German and Japanese stocks led a retreat in global markets Thursday on their last trading day of the year. A batch of U.S. economic reports later could well determine whether other markets retreat too.
Year-end trading is often complicated by traders closing out position to present their portfolios in as best a light as possible _ after all bonuses are often dependent on how well those portfolios have actually performed.
In Europe, the FTSE 100 index of leading British shares was down just over 3 points at 5,992.90 while France's CAC-40 fell 27.54 points, or 0.7 percent, to 3,863.11. Germany's DAX was down 71.45 points, or 1 percent, at 6,924.02 on its last trading day of the year. It if closes at its current level, it will still end up gaining just over 1,000 points, or around 16 percent.
Wall Street was poised for a steady opening later following muted gains Wednesday _ Dow futures were up 3 points at 11,535 while the broader Standard & Poor's 500 futures fell just over a point to 1,254.50.
How U.S. stocks actually perform may well hinge on weekly jobless claims figures as investors start thinking about next week's key nonfarm payrolls data for December _ the payrolls figures often set the stock market tone for a week or two after their release and the hope is that the recent improvement in the weekly release will provide further evidence that the U.S. economy is picking up steam.
There will also be interest in figures about the sale of previously owned U.S. homes in November _ the expectations is that sales rose 0.8 percent from the previous month following a record 10 percent in October.
Anything weak, especially after soft new home sales figures earlier this week, may temper the recent optimism in the markets about the pace of the U.S. economic recovery. A rebounding housing market is one of the key ingredients behind the recent uptick in forecasts for the U.S. economic recovery.
"Any further signs of deterioration in the property market would be a worrying development," said Gareth Berry, an analyst at UBS.
Stocks have been buoyant in the last few months as expectations of another slide into recession around the world have dissipated. Most of the world's major indexes are poised to post solid gains for 2010, and many are actually trading at their highest levels since Lehman Brothers collapsed in September 2008, which proved to be the catalyst to a banking crisis and the ensuing global recession.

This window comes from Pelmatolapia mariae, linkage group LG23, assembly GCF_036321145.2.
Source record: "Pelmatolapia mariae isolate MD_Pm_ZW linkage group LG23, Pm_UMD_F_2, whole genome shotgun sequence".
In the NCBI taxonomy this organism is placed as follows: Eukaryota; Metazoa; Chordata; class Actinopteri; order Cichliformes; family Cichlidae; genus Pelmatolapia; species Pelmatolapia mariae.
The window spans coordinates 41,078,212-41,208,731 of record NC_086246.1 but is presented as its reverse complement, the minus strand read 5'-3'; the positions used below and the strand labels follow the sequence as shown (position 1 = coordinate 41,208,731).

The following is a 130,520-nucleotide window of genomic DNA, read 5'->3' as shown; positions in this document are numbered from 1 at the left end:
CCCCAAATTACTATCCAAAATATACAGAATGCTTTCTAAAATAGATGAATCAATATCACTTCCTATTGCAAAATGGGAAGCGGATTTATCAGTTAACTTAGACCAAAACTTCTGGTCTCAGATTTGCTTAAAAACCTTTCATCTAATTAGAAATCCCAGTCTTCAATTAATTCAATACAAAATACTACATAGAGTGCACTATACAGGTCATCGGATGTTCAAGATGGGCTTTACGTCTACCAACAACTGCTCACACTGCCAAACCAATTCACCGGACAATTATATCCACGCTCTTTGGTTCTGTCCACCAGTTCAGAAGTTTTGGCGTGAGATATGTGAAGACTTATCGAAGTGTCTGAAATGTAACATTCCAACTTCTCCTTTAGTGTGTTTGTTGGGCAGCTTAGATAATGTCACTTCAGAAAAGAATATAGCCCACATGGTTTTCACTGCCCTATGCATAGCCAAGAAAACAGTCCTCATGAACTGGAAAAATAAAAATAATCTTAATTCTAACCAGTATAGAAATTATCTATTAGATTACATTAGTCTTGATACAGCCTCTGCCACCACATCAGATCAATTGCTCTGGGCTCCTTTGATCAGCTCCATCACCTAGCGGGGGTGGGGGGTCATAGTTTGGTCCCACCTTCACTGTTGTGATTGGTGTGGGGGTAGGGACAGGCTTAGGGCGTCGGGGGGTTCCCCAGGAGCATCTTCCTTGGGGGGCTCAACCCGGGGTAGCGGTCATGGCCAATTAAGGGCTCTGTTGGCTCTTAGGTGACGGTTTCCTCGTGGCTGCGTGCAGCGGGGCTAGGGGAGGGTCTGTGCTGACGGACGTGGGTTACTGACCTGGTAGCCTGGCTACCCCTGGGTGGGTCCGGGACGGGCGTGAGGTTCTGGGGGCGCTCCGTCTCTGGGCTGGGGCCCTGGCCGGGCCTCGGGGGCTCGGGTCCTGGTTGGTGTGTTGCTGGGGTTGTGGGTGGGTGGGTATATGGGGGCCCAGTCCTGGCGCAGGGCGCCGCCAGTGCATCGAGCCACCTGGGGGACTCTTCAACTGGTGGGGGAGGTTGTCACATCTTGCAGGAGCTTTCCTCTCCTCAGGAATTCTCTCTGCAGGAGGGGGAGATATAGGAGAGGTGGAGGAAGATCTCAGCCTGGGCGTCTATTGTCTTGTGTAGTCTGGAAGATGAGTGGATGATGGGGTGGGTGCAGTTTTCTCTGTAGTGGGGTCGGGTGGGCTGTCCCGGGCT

In Asia earlier, Japanese stocks took a hammering, partly on year-end factors but also on concerns over the yen's ongoing strength, which is making it more difficult for the country's exporters to compete in international markets _ by late morning London time the dollar was 0.2 percent down at 81.51 yen, and approaching two-month lows.
Japan's benchmark Nikkei 225 stock average fell 115.62 points, or 1.1 percent, to close at 10,228.92, meaning it has ended the year down around 3 percent, mainly on account of those yen-related concerns.
Chinese stocks continued to recover after sinking earlier this week in the wake of a surprise decision by the country's monetary authorities to raise a key interest rate for the second time since October as they try to keep a lid on rising inflation.
The Shanghai Composite Index was up 8.05 points or 0.3 percent to end at 2,759.58 while Hong Kong's Hang Seng index rose 30.04 points or 0.1 percent, to close at 22,999.34.
Oil prices are increasingly becoming a key worry in the markets as they have risen strongly of late in the wake of higher economic growth predictions _ a number of analysts predict that a barrel of crude will soon spike above $100 a barrel.
Many analysts think that a big feature of 2011 will be what happens to oil prices and what the impact on inflation levels will be. If prices start to rise faster than anticipated, then central banks around the world may start considering raising interest rates from their current super-low levels sooner than they thought.
Benchmark crude for February delivery fell 4 cents to $91.08 a barrel on the New York Mercantile Exchange.
The euro was up 0.2 percent at $1.3243.
AP Business Writer Kelvin Chan in Hong Kong contributed to this report.